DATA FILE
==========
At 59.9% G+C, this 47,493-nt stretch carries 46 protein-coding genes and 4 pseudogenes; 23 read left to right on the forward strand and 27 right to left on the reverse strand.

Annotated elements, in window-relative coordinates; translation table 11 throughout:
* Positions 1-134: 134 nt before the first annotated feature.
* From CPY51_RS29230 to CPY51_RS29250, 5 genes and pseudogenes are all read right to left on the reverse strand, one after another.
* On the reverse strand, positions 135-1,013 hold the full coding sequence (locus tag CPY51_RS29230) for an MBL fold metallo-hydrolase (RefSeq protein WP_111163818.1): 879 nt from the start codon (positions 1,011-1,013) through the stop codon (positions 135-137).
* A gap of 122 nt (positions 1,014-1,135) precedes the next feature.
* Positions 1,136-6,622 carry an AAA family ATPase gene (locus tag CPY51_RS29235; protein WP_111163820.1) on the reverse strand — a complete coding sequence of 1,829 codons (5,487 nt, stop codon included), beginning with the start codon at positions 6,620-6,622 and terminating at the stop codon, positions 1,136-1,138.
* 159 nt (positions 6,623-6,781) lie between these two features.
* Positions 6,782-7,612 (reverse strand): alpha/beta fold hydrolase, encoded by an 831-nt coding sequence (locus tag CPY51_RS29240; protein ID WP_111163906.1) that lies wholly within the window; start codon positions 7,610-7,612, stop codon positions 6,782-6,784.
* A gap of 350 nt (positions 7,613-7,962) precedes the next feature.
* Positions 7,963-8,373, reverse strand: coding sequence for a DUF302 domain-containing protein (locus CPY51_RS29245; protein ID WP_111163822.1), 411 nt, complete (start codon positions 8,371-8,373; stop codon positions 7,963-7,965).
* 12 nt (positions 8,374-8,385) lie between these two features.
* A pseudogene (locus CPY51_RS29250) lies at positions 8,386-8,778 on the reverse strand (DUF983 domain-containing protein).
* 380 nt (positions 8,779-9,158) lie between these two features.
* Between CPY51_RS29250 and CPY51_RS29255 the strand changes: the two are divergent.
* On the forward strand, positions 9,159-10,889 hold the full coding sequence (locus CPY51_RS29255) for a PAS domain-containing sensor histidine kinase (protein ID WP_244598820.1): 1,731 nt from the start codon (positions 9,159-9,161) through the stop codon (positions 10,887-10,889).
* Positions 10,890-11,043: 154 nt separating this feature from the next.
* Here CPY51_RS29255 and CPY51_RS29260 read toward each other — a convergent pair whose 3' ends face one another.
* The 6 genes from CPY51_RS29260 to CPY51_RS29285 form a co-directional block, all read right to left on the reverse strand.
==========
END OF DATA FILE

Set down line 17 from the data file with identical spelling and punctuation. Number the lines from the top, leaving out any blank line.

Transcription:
* Positions 10,890-11,043: 154 nt separating this feature from the next.